Bait Colour and Moisture Do Not Affect Bait Acceptance By Introduced Pacific Rats (Rattus exulans) at Henderson Island, Pitcairn Island

A.L. Bond, S. O’Keefe, P. Warren and G.T.W. McClelland

IUCN Proceedings of the international conference on island invasives 2017 pp175-179

Rodent eradications are a useful tool for the restoration of native biodiversity on islands, but occasionally these operations incur non-target mortality. Changes in cereal bait colour could potentially mitigate these impacts but must not compromise the eradication operation.

Changing bait colour may reduce mortality of Henderson crakes (Zapornia atra), an endemic globally threatened flightless bird on Henderson Island, Pitcairn Islands, South Pacific Ocean. Crakes had high non-target mortality in a failed 2011 rat eradication operation and consumed fewer blue than green cereal pellets. We examined which cereal bait properties influenced its acceptance by captive Pacific rats (Rattus exulans) on Henderson Island.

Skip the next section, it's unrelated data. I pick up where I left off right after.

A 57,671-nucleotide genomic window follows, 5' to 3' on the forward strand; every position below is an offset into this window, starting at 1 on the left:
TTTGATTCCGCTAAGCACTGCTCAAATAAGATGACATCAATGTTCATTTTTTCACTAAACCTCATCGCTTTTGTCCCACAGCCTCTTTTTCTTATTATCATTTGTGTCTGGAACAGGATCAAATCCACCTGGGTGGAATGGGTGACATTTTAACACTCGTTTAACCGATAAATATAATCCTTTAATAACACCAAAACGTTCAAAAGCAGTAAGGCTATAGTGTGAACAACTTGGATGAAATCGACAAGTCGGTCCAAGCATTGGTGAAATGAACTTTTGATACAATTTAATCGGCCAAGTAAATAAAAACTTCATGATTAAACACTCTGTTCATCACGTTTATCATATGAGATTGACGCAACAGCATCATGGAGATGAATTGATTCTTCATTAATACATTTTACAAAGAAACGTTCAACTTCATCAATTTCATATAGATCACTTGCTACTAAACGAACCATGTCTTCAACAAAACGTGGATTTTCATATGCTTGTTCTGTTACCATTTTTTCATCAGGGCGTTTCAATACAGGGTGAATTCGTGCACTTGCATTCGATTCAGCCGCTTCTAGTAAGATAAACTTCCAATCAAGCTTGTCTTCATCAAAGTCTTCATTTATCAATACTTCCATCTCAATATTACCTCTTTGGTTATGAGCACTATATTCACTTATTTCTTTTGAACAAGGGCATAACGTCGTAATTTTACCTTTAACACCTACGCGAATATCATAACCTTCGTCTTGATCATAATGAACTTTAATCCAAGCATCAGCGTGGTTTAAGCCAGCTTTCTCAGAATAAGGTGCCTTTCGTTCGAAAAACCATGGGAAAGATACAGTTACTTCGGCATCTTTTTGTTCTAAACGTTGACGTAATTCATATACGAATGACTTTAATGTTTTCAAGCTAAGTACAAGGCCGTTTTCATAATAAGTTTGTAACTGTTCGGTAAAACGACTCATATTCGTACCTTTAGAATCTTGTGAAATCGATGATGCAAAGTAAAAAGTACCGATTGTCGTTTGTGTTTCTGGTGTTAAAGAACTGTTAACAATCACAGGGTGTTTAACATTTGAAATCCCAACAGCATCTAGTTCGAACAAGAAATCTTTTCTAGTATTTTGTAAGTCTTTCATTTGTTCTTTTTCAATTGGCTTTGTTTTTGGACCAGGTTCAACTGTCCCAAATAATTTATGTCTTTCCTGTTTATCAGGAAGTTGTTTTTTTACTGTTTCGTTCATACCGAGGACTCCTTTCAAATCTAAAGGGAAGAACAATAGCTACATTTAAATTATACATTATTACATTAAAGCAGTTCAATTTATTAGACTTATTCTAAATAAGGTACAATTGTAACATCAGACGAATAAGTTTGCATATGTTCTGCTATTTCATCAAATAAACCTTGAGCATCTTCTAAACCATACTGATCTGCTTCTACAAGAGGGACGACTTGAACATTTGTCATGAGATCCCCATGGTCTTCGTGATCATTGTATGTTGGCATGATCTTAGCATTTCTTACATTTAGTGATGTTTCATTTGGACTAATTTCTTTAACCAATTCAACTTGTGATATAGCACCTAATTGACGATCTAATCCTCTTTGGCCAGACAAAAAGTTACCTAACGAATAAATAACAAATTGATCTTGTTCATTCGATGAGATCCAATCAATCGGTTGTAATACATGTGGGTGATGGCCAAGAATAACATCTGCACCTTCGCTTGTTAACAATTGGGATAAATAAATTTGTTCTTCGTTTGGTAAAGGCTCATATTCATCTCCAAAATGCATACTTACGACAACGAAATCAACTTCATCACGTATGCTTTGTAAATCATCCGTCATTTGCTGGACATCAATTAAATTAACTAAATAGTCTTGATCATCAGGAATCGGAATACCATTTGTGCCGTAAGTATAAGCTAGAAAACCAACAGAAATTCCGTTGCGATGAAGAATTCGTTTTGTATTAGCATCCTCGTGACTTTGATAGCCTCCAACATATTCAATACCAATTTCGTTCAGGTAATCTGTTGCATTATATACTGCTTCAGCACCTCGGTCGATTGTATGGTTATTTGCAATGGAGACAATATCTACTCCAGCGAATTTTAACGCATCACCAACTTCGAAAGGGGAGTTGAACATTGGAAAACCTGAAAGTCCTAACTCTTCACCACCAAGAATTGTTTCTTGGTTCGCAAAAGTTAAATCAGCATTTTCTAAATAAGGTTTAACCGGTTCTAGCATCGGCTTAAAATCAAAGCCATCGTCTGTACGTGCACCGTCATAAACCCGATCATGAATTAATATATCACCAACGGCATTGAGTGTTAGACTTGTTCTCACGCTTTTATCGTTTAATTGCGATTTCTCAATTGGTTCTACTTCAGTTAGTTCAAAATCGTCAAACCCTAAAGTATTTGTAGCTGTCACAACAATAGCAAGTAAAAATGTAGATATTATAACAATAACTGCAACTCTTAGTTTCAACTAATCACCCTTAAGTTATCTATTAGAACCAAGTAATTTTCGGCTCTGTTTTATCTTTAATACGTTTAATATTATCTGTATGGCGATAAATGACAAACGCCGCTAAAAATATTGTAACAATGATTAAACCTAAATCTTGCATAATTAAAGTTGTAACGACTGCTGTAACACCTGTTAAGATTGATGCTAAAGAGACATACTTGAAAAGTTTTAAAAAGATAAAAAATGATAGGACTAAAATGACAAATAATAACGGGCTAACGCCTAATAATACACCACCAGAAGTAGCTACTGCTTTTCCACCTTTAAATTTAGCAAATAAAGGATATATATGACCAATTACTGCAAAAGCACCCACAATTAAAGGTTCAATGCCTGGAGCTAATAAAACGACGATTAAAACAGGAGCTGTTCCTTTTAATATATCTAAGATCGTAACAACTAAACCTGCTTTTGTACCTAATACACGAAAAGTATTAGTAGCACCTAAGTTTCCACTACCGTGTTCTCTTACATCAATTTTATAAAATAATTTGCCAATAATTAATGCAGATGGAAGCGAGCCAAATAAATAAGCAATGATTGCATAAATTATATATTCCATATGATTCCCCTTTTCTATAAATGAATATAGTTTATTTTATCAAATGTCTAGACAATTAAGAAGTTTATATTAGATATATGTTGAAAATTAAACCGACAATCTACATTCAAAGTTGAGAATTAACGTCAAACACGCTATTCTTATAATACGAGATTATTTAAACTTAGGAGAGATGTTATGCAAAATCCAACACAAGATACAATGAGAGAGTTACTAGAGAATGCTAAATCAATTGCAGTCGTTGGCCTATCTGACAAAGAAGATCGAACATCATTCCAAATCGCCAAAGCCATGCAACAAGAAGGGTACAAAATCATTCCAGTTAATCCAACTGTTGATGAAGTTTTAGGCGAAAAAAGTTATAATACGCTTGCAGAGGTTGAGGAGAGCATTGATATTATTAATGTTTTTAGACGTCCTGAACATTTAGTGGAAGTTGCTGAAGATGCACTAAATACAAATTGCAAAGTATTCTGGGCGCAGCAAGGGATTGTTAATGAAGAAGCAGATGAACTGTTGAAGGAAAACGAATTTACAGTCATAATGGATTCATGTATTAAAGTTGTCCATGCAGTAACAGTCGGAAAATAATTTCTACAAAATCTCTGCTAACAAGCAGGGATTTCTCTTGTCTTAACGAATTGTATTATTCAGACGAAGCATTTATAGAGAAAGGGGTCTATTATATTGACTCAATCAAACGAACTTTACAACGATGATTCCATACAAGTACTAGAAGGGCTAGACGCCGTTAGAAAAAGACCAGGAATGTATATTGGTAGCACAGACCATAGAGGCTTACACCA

We held 82 Pacific rats from Henderson Island in captivity and provided them with non-toxic cereal bait pellets of varying properties (blue or green, moist or dry). We estimated the proportion of rats consuming bait using logistic generalised linear mixed models. We found no effect of sex, females’ reproductive status, bait colour or bait moisture on rats’ willingness to consume baits. Rats’ bait consumption was unaffected by cereal bait properties (colour or moisture). The use of blue bait is unlikely to affect future eradication operational success but may reduce non-target mortality of Henderson crakes. Timing cereal bait distribution in relation to precipitation may also reduce crake mortality without compromising palatability to rats.